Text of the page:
Into the field
Bees hummed in the purple flowers of the sage, growing wild at the edge of the garden. From the sandy Colorado soil, rows of lettuce and peppers, frilly carrot stalks, and hardy tomato plants bloomed. Shading her eyes against the bright morning sun, Denise Wanzo extended an arm wide. “This is my service. When I ask, Lord how do I move forward another day, He just says, ‘work the garden.’ So I do.”
The fruits of this garden, tended by Denise and other members of the United Church of Montbello, go to the Montbello Cooperative Ministries Food Bank. The tiny food bank serves over 1,000 individuals each month with donations, government commodities, and, when the harvest comes in, fresh tomatoes, peppers, carrots, and zucchini.
Standing in a circle, listening to Denise describe the garden, are more than a dozen graduate students, nearly all of them employed in the nonprofit sector. They are fundraisers, administrative assistants, mental health workers, program managers. A few are looking for their first nonprofit job. Together, they are taking part in a “service-oriented field experience” through Regis University.
For eight days in July, these students from Regis’ Masters in Nonprofit Management Program visited different parts of the Metro Denver community, even spending a night in the mountains in Leadville, meeting with people who were helping to integrate new immigrants into the community. You can read more about their experience on their Facebook page, https://www.facebook.com/DenverSOFE.
For most of these students, the field experience took them far from their day-to-day work. After the morning the garden with Denise, they attended a gospel worship service led by Reverend James Fouther, then they spent time talking with his wife Angelle Collins Fouther and volunteers from the food bank, experiencing firsthand the connection between faith and service. Later, they heard from Kathy Underhill of Hunger Free Colorado (http://www.hungerfreecolorado.org/) about the systemic issues underlying hunger in our abundant country. Finally, they formed “family groups” and cooked dinner using staples similar to those families receive from the food bank.
In reading the reflections on Facebook, the students were profoundly influenced by their experiences. “Each visit was an addition of knowledge and reminder of the dedication it takes to make a social change, together.” “Over the last year, I have talked about ideas I have for creating change in the community but I have never followed through with these ideas. After meeting all of these wonderful individuals, I see that there is no ‘good’ time to start with one of these ideas but that I just need to ‘do’ these ideas.”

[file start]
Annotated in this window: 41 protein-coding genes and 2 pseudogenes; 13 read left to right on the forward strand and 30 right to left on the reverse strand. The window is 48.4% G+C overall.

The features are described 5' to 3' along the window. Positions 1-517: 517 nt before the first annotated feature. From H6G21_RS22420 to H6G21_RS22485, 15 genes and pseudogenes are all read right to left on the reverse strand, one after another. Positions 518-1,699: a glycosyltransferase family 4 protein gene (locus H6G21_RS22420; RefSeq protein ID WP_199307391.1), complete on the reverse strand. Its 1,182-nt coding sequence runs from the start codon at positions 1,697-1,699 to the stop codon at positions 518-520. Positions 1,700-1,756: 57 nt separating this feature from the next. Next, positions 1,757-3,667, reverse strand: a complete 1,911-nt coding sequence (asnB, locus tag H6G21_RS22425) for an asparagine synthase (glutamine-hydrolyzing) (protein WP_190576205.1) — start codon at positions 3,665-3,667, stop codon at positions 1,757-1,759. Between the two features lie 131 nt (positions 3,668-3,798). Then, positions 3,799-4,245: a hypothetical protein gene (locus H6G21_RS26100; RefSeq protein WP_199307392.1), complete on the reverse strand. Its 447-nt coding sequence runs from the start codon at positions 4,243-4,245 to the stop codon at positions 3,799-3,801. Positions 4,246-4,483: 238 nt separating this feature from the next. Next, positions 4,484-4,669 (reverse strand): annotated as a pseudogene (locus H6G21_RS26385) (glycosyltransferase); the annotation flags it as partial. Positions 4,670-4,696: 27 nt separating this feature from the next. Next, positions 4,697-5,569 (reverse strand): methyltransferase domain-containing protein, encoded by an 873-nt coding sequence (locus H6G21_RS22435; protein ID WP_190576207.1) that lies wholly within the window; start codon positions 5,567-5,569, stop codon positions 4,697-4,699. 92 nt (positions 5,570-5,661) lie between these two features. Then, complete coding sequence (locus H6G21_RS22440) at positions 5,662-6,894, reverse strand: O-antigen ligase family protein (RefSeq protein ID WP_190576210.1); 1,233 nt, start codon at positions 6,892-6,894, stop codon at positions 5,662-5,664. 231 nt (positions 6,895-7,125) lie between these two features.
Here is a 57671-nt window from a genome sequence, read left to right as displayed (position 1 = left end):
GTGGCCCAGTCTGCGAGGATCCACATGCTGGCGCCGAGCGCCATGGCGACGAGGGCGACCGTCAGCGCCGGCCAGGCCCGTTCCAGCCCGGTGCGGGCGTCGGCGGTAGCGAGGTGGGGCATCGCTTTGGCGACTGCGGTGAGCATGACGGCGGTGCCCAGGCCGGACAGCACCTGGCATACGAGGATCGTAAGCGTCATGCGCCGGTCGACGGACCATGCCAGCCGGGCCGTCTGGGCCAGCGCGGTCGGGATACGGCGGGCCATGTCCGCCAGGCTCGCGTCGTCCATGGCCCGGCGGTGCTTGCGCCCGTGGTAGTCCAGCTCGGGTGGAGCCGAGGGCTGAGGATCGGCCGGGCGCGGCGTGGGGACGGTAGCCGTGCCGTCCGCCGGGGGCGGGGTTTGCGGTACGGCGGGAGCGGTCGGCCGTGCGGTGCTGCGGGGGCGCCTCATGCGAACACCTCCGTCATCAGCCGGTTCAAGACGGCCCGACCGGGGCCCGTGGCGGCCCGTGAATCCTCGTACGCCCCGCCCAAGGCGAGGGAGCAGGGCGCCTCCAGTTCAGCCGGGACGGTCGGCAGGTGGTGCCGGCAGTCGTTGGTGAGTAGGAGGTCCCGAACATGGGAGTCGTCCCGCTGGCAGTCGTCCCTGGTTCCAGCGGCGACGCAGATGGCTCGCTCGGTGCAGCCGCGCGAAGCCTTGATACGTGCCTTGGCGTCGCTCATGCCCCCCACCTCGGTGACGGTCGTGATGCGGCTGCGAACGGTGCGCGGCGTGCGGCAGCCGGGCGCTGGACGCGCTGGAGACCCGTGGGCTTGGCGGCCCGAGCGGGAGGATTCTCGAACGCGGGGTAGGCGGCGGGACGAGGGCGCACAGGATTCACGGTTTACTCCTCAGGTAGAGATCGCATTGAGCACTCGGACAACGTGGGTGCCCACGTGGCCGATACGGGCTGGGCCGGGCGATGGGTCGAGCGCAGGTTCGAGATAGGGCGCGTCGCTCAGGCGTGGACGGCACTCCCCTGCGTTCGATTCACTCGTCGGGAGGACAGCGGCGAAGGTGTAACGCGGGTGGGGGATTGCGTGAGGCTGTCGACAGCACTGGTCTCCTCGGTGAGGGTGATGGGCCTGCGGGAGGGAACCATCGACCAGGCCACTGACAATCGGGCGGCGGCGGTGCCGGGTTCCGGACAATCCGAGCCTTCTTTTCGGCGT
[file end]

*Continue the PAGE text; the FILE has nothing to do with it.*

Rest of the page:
Many of us who work in the nonprofit sector spend our time in management and administrative tasks. In service to our missions, we make phone calls and send e-mails, prepare presentations, compose fundraising letter, manage staff. Though our ultimate goal may be to make sure more homeless people have shelter and more children can read, the way we spend our days often resembles any corporate white-collar job.
After seeing how the field experiences changed the students in the Regis program, I am recommitted to making sure that field experiences are a part of my life. While I have a perfectly nice office and access to dozens of stories and videos on the internet from all around the world, there is nothing like standing in a community garden and hearing from a leader like Denise Wanzo about her service. There is nothing that fires your commitment to social change like mopping the floors after serving meals to a few hundred homeless people, knowing that they have to go out into the heat and I get to come back into the air conditioning.
Fortunately, service opportunities abound in our sector. Does your organization have time for shared volunteer activities? Or do you have a segment of your organization that provides direct service, which could cycle in staff from other departments as volunteers on a regular basis? Many communities have volunteer matching programs through groups like Metro Volunteers…find yours and have them link you to the service opportunities.
Another option is to spend time out in the community you serve, just walking around and talking to clients, potential clients, and regular folks. If you spend most of your time with donors and other administrators, this can be an incredible wake-up call. Mike Green from the Asset-Based Community Development Institute helped the Regis group take such a walk around the Original Aurora community…identifying and mapping community assets in partnership with residents. It was a transformative experience.
Even though it feels as if I’m so busy I can’t possibly add one more thing to my list, I know that these experiences will energize me for the work ahead…essentially saving me time that I waste searching for inspiration. My inspiration will be in the experiences of service, in the eyes and hands and spirits of the people with whom I connect. I look forward to hearing about how you put service to work in your life.
Image credit: vocalodyssey.com